Q&A With Director of ‘Bread, Salt & The Graphite Kid’
Thursday, July 19, 2018
Credit: David Romero, Eddie Grace Arts & Film
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“Bread, Salt & The Graphite Kid” is a film that explores old school discipline as it meets with the youngsters of Generation Z who are competing in the All-American Soap Box Derby.
In the documentary film, youngsters are seen working with mentors to build their own gravity-powered, nonmotorized cars. Originally, the cars were built from old, wooden crates, but modern cars are built out of fiberglass or aluminum.
The kids then compete in downhill races, striving to get to the All-American Soap Box Derby World Championships in Akron, Ohio.
The documentary premieres at 8:30 p.m., Thursday on KPBS TV. Ahead of the premiere, KPBS spoke with the film’s director and producer David Romero of Eddie Grace Arts & Film.
Q: David, we’re sitting inside Cafe Moto which is a special place because this is sort of where the idea for the film came from — can you tell me that story?
A: I was out having coffee with friends and one of them was talking about this group of community guys in the Sherman Heights area and Logan Heights area who sponsor this race every year and this team right here in Barrio Logan. The organize everything … to be done at the Bread & Salt building which is right across the freeway from Chicano Park.
Q: The story takes place in Barrio Logan and follows a soap box racing chapter here. Who supports the program locally?
A: For 20 years there’s been a group of, as I said before, these gentlemen who have dedicated their lives really to helping the kids in the area participate in this sport. Around the country, this sport is largely attended by families and kids who could afford the cars. The cars themselves could cost up to $1,000 to maintain and to buy — for the wheels and everything involved in racing. Where kids presumably in the area wouldn’t have that extra cash or their families wouldn’t. San Diego is one of the only teams that support an inner-city team to get to the world championships.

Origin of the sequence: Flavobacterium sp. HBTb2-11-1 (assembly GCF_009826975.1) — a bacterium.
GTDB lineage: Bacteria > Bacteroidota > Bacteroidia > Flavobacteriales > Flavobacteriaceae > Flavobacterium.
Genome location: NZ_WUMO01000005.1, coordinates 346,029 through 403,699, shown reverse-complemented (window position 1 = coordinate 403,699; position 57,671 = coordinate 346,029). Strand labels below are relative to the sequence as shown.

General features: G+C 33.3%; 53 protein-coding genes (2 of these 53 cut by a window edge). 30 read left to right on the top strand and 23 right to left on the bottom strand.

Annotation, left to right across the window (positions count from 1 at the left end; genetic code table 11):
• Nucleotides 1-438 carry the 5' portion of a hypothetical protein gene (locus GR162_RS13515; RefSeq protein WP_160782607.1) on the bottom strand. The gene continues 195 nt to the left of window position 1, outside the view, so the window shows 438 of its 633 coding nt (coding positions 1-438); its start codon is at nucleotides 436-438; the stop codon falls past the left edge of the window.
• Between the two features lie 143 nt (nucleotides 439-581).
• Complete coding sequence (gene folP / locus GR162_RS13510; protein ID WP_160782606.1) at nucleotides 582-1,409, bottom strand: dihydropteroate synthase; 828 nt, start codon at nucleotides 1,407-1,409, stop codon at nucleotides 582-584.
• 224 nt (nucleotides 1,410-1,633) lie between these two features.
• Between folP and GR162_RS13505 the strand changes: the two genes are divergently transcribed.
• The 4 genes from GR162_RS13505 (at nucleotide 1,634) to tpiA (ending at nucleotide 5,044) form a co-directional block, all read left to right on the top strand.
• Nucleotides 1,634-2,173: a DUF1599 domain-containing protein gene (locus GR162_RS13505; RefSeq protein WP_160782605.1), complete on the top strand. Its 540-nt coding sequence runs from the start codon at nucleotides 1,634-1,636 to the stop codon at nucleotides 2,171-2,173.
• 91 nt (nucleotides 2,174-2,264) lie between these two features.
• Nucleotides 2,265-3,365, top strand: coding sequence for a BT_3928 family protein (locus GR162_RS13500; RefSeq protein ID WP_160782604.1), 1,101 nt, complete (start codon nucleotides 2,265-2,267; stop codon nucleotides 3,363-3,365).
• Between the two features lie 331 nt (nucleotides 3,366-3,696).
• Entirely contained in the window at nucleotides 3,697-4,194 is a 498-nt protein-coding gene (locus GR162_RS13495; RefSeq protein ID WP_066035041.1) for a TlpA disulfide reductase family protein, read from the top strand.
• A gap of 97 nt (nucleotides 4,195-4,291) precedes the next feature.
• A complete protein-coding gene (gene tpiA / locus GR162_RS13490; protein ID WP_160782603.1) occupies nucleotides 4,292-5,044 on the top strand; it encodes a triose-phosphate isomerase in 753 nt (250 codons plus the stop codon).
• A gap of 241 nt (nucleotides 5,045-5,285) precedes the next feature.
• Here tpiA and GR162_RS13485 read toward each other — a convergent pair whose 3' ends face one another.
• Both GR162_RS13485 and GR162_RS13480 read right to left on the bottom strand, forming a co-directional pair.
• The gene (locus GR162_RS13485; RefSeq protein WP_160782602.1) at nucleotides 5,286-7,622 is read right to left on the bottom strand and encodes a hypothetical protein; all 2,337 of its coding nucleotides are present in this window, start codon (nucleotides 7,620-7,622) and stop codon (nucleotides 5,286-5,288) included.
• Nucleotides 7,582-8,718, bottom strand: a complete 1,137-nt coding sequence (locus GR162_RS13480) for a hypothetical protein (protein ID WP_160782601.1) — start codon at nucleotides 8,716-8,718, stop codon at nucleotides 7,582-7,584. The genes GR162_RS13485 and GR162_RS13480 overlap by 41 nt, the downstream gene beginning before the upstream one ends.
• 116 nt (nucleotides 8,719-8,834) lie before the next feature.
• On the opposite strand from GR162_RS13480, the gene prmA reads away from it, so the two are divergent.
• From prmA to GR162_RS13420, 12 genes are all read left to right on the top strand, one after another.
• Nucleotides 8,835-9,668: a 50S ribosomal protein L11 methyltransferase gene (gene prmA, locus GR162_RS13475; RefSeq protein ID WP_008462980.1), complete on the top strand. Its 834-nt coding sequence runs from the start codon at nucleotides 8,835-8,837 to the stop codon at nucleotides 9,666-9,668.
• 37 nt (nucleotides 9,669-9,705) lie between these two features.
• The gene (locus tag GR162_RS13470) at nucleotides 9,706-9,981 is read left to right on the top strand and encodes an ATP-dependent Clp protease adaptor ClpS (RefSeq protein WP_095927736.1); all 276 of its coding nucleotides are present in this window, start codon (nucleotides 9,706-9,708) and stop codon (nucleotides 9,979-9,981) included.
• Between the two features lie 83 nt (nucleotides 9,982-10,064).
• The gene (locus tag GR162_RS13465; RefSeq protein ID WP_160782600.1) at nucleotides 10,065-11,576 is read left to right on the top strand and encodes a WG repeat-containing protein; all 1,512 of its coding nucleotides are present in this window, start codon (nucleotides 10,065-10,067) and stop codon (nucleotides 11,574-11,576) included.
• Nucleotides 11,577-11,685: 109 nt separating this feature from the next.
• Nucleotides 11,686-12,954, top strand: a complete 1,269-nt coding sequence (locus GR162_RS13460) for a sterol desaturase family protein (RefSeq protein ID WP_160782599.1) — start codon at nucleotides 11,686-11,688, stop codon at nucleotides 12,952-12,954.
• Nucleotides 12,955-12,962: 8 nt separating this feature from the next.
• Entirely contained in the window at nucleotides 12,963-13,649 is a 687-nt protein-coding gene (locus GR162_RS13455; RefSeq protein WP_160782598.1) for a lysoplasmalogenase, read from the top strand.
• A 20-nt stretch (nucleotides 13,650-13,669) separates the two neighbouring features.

Q: Does soap box racing have a big following here? In the film, one family who stumbled upon a race said they had never heard of it or seen any advertising — so how do they get the word out about this?
A: So getting the word out is really tough for these gentlemen. These gentlemen are old school and you learn that in the film. They’re used to doing things old school-wise and sometimes that means you’re not completely hip to like the new technologies and social media and how to get the word out. I realized when I started making this film, I thought this film was going to be a one year deal — it took me four years to get the full story for this. Part of that is realizing that these guys need help. They need help to get the word out, they need financial help in supporting the team. It’s the same thing that happens every year for them so for them to be doing this for 20 years representing San Diego at a world-class event is something that we need to get the word out.
Q: When you talk about that kind of old-school-style, soap box racing has been around since the 1930s. And a theme in your film is old-school discipline meets Generation Z, so what do you think kids learn from racing soap box cars and being involved in this?
A: The most important thing I think they learn is responsibility. One of the gentlemen says in the film that in his opinion we don’t give enough responsibility to the kids these days. That’s debatable however you want to look at it, but that is one of the things that they push for and one of the themes is that at the beginning of the season each kid is given a car and told, ‘This is your car for the year, you have to maintain it, you have to clean it, you have to do everything that we teach you to do with it. Fix the breaks, fix the steering.’ And these kids learn how to use tools, how to be responsible for their vehicle and ultimately that’s the vehicle that will take them to the world championships if they qualify.
Q: For yourself as a filmmaker and a native San Diegan growing up here, why were you interested in this and telling this story?
A: So I grew up in this area and anything that gives anyone an opportunity who might not otherwise have this type of opportunity I support. And that’s why I wanted to spend some time on this story. One year wasn’t good enough, we had to learn more about these gentlemen we had to learn more about the team… It doesn’t really matter what community it is. Whether it’s Barrio Logan, La Jolla, La Mesa — wherever that the kids are all the same. They’re looking to participate in something. They need mentorship no matter what they do or who they are. They need responsibility and this is one of those programs that helps the kids in this area.
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